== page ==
These three artworks, spanning a time period of over six hundred years, are all taken from Apocalypse cycles. That is, each is part of a rendering of the whole text of Revelation. The Flemish Apocalypse takes a more narrative approach to the source-text, while Max Beckmann focuses in on a few discrete verses from various chapters, and Irene Barberis juxtaposes her own visualizations of elements of Revelation’s text with inherited historical images.
Interestingly, for two images produced in the twentieth and twenty-first centuries, both Beckmann and Barberis retain the very text of Revelation as an integral part of their work. Similarly, in The Flemish Apocalypse, each of the twenty-two images appears opposite the corresponding chapter of text.
However, the relationship between text and image differs in each case. The Flemish image serves more as a straightforward illustration of Scripture. This is less a visual commentary and more a visual parallel, with hardly any textual detail left un-visualized, no matter how awkward the result. Such ‘compressed’ visual narrative does nevertheless give rise to an exegetical question, in that it gives the viewer the opportunity to reflect upon the different aspects of Jesus Christ that John presents us with in Revelation (the Lamb, the messianic figure, and the conflation with God the Father). In this image, all three aspects of Christ are unabashedly placed side by side. They are perhaps necessary counterparts to one another, although it is worth noting that it is the Lamb alone who is depicted in the final image of the Flemish series, the New Jerusalem, thus indicating an ultimately privileged position for this figure.
In contrast, Beckmann prioritises particular aspects of the final verses of Revelation 19, and possibly just 19:21. Although the Rider, his horse, and the birds are striking figures, their victims (especially the possible Whore of Babylon figure) are equally visually arresting. Beckmann identified himself with John the seer and also with Revelation’s victims to explore the human cost of Armageddon—something only implied by the text itself—and to further his long-standing critique of the futility of war. In many ways this series therefore represents a questioning—welcome for some—of the rigid certainties of Revelation, with its ‘black and white’ view of the world and of good and evil. Similarly, if the figure at the front of the image is to be interpreted as the Whore of Babylon, then Beckmann is also encouraging us to consider (as some feminist critics of Revelation have done) whether she is as much a victim as a beneficiary of the ‘Beasts’ (she is said to be destroyed by them in Revelation 17:16). Once again, Beckmann appears to be ‘complicating’ Revelation in ways that will be embraced by some and which others will find troubling.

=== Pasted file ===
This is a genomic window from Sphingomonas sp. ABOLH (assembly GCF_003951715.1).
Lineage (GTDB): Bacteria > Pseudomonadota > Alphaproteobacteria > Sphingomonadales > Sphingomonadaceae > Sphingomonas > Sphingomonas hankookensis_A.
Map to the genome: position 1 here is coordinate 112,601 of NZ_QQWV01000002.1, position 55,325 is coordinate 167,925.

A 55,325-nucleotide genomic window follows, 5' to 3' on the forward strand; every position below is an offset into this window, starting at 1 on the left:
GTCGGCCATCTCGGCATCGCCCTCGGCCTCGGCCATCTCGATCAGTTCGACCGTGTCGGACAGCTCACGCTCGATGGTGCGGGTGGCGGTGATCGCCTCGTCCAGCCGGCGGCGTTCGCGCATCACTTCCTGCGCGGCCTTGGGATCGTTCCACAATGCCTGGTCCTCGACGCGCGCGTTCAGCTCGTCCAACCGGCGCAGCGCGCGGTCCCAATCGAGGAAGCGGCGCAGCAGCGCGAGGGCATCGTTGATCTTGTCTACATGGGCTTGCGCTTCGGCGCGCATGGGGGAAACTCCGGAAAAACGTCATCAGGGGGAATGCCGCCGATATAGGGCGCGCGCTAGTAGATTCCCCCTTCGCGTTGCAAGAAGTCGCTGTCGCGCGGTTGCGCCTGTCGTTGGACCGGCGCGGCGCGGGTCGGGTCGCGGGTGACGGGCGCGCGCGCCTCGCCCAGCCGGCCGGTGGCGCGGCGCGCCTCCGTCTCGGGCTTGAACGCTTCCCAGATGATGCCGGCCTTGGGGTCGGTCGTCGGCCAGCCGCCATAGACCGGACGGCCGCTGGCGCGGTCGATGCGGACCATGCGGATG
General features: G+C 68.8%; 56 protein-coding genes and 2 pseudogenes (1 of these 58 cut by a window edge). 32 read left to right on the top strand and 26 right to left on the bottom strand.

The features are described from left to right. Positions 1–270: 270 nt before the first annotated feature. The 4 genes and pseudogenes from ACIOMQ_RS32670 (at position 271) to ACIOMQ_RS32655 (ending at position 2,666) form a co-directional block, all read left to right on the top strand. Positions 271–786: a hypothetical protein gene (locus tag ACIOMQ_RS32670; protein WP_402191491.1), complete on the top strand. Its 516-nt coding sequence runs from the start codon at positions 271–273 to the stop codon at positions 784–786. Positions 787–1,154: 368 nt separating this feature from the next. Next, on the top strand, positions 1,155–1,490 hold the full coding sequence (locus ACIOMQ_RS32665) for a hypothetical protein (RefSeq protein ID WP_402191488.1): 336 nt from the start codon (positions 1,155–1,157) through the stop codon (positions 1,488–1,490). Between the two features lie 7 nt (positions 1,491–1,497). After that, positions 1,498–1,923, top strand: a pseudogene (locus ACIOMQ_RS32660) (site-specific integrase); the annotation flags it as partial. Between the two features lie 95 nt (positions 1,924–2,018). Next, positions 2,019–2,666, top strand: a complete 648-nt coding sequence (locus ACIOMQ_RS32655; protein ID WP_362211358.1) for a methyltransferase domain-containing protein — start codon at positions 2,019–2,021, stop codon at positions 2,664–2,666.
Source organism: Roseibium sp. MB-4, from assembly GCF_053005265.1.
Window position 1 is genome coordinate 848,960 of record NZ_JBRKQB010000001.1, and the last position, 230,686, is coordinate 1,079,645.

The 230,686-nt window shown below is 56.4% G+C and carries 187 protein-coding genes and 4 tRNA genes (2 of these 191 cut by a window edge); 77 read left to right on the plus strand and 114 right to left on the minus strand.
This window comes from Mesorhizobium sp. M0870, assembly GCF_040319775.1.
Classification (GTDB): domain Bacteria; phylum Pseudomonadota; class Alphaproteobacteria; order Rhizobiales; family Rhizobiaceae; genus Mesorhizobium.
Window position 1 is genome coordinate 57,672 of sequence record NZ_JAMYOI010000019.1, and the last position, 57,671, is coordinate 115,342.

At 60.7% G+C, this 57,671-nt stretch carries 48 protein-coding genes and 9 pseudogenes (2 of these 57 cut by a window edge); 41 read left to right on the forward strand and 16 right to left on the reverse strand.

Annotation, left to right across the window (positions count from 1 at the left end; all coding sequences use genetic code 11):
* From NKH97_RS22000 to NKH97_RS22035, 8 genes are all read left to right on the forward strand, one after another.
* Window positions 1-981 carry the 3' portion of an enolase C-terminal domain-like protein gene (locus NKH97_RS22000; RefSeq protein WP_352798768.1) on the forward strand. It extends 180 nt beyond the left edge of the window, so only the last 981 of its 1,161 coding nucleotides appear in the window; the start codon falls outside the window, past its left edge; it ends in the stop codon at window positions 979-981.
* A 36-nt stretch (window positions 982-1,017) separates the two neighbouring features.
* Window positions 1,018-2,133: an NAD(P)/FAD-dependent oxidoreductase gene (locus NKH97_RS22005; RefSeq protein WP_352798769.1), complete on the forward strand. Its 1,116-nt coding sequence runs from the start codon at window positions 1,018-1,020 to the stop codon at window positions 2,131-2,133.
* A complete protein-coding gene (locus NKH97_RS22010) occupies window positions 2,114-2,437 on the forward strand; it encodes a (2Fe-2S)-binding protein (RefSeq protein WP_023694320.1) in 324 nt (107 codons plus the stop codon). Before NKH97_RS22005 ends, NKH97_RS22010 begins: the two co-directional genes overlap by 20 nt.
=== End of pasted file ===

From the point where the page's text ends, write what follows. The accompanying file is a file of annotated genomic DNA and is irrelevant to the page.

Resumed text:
Barberis offers something different again. Although in a very different medium, her work is like the fourteenth-century Angers Apocalypse Tapestry, in that it must be experienced physically, by walking alongside its three-metre-high panels. The experience is less one of intense contemplation in which one is drawn deeply into one image at a time (as with the Flemish and Beckmann images) and more one of full-body immersion in the narrative and themes of Revelation, a sensation compounded by Barberis’s use of different types of light during the viewing experience. Thus, one is asked to consider not just the Rider on the White Horse, here depicted mainly as the White Horse, but how this figure fits within the overall narrative of Revelation. Just as the rendering of Sandro Botticelli’s Gabriel functions in this panel as a forerunner to the White Horse, so the Horse is presented as a necessary forerunner to the New Jerusalem (shown in the final panel), trampling easily over its earthly opponents. Ultimately, it is not the Horse that matters but the reality for which it clears the way.
Just as the Rider himself has been ‘unseated’ by Barberis, so the force of the messianic figure motif (so prominent in the Flemish image) has been erased. Neither the White Horse nor the Rider are really the agents of the establishment of the New Jerusalem; they are merely symbols of its coming. As Barberis herself has said, her Horse and ephemeral Rider represent the breaking of the ‘division of the heavenly and the earthly’ (Barberis and Brown 2017). While in some ways Berberis’s tapestry represents a radical and highly personal reading of Revelation, in this sequence the agency is placed firmly back with God. Albeit in a very different, more provocative way, the deterministic character of Revelation brought out so forcefully in the Flemish images is upheld here too.
Barberis, Irene, and Michelle P. Brown. 2017. ‘Tapestry of Light: Intersections of Illumination’. Exhibition booklet.
Camille, Michael. 1992. ‘Visionary Perception and Images of the Apocalypse in the Later Middle Ages’, in The Apocalypse in the Middle Ages, ed. by Richard K. Emmerson and Bernard McGinn (Ithaca, NY: Cornell University Press), pp. 276–89
Carey, Frances. 1999. The Apocalypse and the Shape of Things to Come (London: British Museum Press)
O’Hear, Natasha, and Anthony O’Hear. 2015. Picturing the Apocalypse: The Book of Revelation in the Arts over Two Millennia (Oxford: Oxford University Press)